A company source yesterday said a deal was "imminent". Shares in the company closed up 6.25p, or 20 per cent, at 37.25p yesterday following reports at the weekend that a licensing deal would be announced the company's annual meeting, scheduled for 23 September.
However, it now appears a deal is ready to be signed. Possible candidates for the partnership include US groups Merck, Pharmacia & Upjohn, and Eli Lilly.
The partnership agreement is expected to take the form of an upfront licence fee, with regular milestone payments tied to further trials.
The deal follows the publication last month of mixed results for Marimastat, a treatment for gastric cancer, in clinical trails. While the drug failed in its primary goal of prolonging overall survival significantly at a pre-determined end-point, the company claims it was successful if the data from nine patients, who violated the trial's protocol, were discounted.
The drug showed also significant effects in arresting the development of tumours, a secondary target of the study, prompting the company to approach regulators for possible marketing approval of the drug.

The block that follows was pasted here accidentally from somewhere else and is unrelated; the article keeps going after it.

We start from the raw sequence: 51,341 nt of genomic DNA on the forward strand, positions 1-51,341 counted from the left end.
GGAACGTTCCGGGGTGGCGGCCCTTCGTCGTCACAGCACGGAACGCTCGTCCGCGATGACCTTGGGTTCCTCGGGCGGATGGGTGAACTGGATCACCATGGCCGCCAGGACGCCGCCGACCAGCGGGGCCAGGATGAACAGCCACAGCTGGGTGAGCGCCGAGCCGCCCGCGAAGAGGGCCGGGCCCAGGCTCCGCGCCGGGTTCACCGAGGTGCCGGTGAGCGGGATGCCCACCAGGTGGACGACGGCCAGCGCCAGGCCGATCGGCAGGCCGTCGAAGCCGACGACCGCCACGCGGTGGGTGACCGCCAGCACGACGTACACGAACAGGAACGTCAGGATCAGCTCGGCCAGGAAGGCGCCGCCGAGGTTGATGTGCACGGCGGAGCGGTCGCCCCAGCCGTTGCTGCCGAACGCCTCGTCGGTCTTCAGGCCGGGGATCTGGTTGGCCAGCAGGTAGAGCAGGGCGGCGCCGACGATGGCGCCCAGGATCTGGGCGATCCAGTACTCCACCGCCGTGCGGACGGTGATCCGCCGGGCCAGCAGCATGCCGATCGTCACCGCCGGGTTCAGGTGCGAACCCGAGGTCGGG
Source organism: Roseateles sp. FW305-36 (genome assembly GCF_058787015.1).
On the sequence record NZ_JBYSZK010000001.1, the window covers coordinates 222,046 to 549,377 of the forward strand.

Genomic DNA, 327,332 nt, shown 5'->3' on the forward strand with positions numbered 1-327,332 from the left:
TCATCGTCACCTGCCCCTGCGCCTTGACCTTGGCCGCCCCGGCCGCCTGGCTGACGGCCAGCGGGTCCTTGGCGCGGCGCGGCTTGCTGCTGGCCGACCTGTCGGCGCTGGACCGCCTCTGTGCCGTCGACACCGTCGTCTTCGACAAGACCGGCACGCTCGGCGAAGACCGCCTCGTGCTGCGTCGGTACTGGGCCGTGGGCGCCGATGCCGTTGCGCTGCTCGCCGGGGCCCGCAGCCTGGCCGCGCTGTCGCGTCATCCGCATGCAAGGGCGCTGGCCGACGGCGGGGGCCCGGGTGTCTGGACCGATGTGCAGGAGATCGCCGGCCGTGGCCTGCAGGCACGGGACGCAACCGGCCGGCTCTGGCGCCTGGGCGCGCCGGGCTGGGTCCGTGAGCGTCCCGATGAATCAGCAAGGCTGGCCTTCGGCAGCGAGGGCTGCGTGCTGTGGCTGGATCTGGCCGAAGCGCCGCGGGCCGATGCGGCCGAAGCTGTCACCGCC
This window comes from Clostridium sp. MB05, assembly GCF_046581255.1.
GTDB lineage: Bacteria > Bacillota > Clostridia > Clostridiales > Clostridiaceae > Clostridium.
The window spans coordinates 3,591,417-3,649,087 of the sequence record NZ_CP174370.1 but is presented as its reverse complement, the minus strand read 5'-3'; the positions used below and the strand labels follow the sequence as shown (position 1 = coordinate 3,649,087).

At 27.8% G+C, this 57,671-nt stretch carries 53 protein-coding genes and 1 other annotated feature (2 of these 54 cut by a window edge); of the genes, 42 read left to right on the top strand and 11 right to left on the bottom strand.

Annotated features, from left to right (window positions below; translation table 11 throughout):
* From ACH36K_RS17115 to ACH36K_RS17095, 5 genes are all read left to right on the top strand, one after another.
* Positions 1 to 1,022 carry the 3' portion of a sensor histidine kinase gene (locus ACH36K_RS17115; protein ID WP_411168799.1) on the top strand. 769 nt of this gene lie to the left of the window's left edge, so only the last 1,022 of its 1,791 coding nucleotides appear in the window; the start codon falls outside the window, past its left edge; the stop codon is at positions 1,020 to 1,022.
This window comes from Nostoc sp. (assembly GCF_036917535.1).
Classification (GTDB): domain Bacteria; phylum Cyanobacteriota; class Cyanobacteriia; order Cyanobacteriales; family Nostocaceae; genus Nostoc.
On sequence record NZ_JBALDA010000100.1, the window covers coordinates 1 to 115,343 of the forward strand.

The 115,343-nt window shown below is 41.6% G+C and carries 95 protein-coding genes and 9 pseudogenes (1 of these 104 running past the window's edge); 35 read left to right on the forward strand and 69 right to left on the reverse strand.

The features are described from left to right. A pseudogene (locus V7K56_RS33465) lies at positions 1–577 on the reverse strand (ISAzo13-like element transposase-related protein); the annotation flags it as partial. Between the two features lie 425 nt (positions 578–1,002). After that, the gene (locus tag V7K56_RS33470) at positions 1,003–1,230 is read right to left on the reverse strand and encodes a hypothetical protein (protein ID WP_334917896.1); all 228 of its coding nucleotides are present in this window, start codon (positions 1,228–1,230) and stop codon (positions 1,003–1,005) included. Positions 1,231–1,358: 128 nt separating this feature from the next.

Even if Marimastat becomes a commercial product, it may not lead to a revival in the fortunes of British Biotech, whose shares crashed in 1997 after one its directors took issue publicly with its statements about drugs in development. The company's management has since been overhauled.
While there is no available treatment for gastric cancer after chemotherapy or operation, some observers doubt whether doctors would allocate resources to a treatment which adds perhaps only days to a patient's life.